Saturday, September 7, 2013

Some MLB Games Are More Equal Than Others

And for all the little piggies...
"You have all of these players up now, you can do a lot of things." - Phillies color analyst Chris Wheeler in the 8th inning of tonight's game against Atlanta

Here's a question that never gets asked: why, exactly, does baseball arbitrarily change the rules on roster size in September?

You don't see the NFL adding the practice squad for no good reason in December. Or NBA teams adding the D-leaguers in April. Only MLB decides to allow for Amateur Hour during the last 15% of the regular season.

I get why they do it. MLB teams pay hundreds of minor leaguers to play for less than the regular season calendar; you might as well get something from them. The last portion of the season, especially for teams that are out of contention, is all about finding out about players who might be ready for the Show next year. I'm fine with all of that. (The reason why NBA teams don't play D-Leaguers is because no NBA team regularly goes past the 8th or 9th man in the rotation, so having extra bodies doesn't really help. Parity in the NFL means that most teams are in some form of playoff contention late, even in December. Anyway.)

However, it's still more than a little odd that the best way to build a roster for the playoff crapshoot -- dominant starting pitching or position players that can succeed against those men, which is usually something you've got to pay for in a big way at a star level, assuming you haven't grown your own and it's still young and cheap -- is more or less downgraded in September, when you can just send waves of platoon edge guys from your farm teams, steal a base or play defense in the late innings. Not that it really makes for a way to win games, but still.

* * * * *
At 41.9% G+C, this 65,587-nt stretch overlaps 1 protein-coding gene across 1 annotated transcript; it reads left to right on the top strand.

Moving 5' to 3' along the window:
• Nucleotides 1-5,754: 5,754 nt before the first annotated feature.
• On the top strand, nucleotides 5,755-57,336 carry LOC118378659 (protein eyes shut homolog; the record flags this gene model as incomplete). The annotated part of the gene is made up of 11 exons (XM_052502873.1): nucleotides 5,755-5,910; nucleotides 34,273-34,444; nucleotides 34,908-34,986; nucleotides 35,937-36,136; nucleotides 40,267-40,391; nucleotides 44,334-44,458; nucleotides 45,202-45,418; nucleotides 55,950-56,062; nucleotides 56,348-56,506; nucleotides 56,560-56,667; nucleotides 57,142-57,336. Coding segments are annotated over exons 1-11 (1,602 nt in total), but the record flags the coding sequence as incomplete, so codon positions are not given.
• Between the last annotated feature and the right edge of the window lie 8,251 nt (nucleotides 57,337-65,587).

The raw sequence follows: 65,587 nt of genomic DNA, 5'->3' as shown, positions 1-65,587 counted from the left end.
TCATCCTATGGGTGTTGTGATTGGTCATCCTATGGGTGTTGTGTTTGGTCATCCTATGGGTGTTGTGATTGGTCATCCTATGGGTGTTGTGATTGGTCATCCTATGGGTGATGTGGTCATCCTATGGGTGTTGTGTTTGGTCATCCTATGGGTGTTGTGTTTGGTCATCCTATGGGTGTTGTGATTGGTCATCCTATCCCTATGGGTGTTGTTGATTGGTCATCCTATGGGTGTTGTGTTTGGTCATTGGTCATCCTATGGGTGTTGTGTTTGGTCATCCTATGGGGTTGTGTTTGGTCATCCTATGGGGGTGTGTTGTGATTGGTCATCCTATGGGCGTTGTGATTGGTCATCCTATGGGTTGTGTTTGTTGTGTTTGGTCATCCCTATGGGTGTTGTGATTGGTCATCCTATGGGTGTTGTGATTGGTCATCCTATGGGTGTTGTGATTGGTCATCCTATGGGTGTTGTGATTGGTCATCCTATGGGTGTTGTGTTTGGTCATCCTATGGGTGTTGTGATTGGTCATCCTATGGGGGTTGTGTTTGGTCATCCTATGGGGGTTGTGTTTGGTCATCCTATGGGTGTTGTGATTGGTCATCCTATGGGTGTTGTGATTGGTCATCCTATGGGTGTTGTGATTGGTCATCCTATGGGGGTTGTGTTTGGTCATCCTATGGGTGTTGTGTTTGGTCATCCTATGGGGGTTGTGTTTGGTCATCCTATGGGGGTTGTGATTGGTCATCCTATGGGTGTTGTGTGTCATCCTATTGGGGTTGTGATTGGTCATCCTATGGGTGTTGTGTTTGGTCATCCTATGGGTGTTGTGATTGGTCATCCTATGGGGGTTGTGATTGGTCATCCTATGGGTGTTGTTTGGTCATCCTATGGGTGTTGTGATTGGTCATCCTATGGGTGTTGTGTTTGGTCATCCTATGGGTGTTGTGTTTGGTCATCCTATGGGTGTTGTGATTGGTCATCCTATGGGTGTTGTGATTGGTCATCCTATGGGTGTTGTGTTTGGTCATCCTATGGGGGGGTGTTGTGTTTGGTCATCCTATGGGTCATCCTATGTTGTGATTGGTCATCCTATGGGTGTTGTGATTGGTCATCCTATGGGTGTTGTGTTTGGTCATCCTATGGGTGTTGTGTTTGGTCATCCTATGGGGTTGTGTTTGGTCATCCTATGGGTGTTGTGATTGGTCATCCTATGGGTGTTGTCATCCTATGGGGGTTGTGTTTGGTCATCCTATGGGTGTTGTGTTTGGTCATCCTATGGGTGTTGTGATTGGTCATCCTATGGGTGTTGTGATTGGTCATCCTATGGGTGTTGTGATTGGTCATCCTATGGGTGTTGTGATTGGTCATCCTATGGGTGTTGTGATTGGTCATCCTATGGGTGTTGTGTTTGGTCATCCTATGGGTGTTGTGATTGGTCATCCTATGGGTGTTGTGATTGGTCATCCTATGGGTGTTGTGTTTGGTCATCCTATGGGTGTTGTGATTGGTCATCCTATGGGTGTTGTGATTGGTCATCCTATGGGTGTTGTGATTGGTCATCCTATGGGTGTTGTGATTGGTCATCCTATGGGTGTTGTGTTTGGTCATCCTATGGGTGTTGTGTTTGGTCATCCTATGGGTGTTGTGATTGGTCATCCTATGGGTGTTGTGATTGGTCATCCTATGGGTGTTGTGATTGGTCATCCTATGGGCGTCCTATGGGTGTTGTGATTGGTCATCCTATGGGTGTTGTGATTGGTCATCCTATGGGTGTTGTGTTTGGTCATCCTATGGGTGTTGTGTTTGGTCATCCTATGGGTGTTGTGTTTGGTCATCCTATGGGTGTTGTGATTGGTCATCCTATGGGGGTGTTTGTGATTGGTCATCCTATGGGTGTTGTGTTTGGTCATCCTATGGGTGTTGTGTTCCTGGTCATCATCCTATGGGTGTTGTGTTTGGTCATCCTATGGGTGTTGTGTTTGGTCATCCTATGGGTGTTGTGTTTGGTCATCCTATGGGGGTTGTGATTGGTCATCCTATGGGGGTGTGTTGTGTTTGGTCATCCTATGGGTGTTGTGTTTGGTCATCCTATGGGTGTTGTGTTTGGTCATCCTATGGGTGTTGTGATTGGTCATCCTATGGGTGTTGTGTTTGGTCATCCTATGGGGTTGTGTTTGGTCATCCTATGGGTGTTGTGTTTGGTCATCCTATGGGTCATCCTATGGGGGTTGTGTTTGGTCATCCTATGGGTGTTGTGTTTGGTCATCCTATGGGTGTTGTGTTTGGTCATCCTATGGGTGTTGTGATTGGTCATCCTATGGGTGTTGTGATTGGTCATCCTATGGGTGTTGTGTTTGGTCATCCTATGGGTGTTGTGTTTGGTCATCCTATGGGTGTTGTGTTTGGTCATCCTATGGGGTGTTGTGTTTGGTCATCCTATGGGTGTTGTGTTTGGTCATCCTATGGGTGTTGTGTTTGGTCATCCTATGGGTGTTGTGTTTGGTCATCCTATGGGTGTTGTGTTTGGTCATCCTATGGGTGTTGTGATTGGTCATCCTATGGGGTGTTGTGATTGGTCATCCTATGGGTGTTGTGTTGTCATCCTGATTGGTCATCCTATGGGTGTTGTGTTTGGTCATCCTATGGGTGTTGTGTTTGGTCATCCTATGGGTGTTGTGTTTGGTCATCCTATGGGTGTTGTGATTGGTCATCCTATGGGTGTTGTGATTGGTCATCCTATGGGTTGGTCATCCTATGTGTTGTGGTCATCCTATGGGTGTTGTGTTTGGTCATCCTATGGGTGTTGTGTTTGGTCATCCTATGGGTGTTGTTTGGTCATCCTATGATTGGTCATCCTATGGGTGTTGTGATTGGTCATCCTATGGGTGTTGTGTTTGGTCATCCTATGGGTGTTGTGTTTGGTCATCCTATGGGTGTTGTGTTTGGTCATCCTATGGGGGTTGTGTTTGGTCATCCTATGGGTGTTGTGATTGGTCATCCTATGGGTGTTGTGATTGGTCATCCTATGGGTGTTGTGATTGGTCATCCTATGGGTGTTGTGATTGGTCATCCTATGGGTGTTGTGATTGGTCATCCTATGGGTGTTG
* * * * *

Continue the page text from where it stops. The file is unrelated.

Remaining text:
And then in October, after having them around for a month, the scrubs go away again, and we go back to the game as it was for rest of the year.

There is, of course, no way this is going to change, other than my source for all happiness, which would be Relegation. That would eliminate the hundreds of MLB personnel, and take teams down to a single expanded roster of ownership. I also don't suspect that the roster expansion has ever really changed a pennant race, and it's not a terrible thing that a bunch of guys got to experience the Show, and gets a little time in for the pension plan.

But if it stopped being this way, like preseason football, no one would ever miss it, and we'd never go back to it.

(By the way, the Phillies game ended with Freddie Galvis hitting a no-doubt walk-off homer against Freddy Garcia, somehow in there for the Braves, after Jonathan Papelbon blew the save. At least it gave a bunch of scrubs the opportunity to bomb the field reporter and Galvis with shaving cream. Probably as treasured, to them, as the days on the pension plan...)

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